If you are thinking about reinventing yourself, or if you are looking for a better opportunity in your current field…or if you are on the verge of giving up looking, you need to join a group that is more than ready to help you.
If you are depending on your Facebook friends exclusively to network and get job leads, you are using the wrong site. I am always amazed at how few people REALLY use this powerful social tool for work.
LinkedIn is the most career-oriented social net in the country. It has local sub-groups and they hold mixers and get-togethers on a fairly regular basis. You can look at company profiles and discover “connections” you may not know you had inside these companies. Colleagues and friends can write recommendations on your behalf. You can post your resume and do all of the things a “job search” site promises, with actual results. You can link your Twitter feed to your Linked profile too.
Here’s the best part about LinkedIn; you have opportunities to meet legends and leaders- in an environment they feel comfortable meeting you in.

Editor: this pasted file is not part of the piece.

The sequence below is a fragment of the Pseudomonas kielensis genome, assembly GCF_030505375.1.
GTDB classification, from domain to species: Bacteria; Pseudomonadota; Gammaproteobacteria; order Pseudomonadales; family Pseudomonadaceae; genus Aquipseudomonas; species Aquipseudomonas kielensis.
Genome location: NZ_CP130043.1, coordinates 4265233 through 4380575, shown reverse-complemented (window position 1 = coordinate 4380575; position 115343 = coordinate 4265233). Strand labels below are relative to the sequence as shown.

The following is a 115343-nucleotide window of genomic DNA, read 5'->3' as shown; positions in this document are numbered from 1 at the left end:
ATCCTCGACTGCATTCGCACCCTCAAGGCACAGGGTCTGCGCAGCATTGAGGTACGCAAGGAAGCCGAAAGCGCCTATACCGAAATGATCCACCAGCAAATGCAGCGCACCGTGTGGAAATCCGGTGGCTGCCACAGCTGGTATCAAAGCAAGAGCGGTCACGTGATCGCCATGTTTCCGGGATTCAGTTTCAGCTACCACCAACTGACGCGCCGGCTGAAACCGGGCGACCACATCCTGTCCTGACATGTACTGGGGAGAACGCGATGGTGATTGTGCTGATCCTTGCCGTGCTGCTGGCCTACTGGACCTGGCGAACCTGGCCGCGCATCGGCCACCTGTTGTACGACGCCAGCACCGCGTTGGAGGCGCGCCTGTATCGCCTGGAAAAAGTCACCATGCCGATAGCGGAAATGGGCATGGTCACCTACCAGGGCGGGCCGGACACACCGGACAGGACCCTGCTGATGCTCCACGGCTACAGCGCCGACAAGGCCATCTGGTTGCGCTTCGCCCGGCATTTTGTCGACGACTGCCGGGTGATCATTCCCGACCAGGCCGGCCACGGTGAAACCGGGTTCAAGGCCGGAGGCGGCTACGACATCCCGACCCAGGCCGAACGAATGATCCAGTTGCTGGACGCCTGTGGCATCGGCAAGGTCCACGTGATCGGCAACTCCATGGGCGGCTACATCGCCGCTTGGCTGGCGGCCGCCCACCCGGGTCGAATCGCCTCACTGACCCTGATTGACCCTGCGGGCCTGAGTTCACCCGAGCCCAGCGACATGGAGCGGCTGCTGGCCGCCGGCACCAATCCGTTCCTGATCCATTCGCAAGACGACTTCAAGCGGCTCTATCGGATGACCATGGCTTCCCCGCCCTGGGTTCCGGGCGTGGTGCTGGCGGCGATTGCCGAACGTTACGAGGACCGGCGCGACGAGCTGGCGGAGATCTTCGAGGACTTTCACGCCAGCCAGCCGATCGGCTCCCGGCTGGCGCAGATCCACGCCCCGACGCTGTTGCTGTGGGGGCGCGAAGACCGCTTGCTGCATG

Say you have long admired Laura, the CEO of Widget, Inc. They are in your town, and they do some amazing things. You have heard about the culture and it impresses you. You can reach out to the company in three ways:
1) Email the CEO by sending a message to Laura@widget.com (or any number of derivatives) and hope it makes it to her inbox. Not recommended- it feels a bit like stalking.
2) Apply for a position by posting your resume on the company HR site. Not efficient; computers read your words before humans do. A few missing keywords and you are pfft.
3) Or you can send Ms. Laura the CEO an invitation to connect on LinkedIn. You little note can say something like “I love what you are doing on the West Cost with your widgets. Looking to follow your progress and successes…”
If Laura is an engaged manager, she will very likely accept your invite. Your next moves are slow and steady. You do not bomb Laura with “I need a job please” messages. That’s the easiest way to get unconnected.
Occasional VERY BRIEF check-ins, with relevant information about the industry is perfectly acceptable.
You are developing connections with people who are in a position to help you. This transactional friendship needs to be carefully nurtured; you have an agenda, yes- but you are also a professional, and your respect of your connection’s time and intelligence are paramount to maintaining that connection.
You would be amazed at who says “yes” to invitations to connect. CEO’s or VP’s of Business Development are merely people, after all- people just like you.
Here’s a resolution you should keep- Join LinkedIn, and visit the site every single day. You have learned from Facebook the power of connection. LinkedIn is the community that will actually do you some good.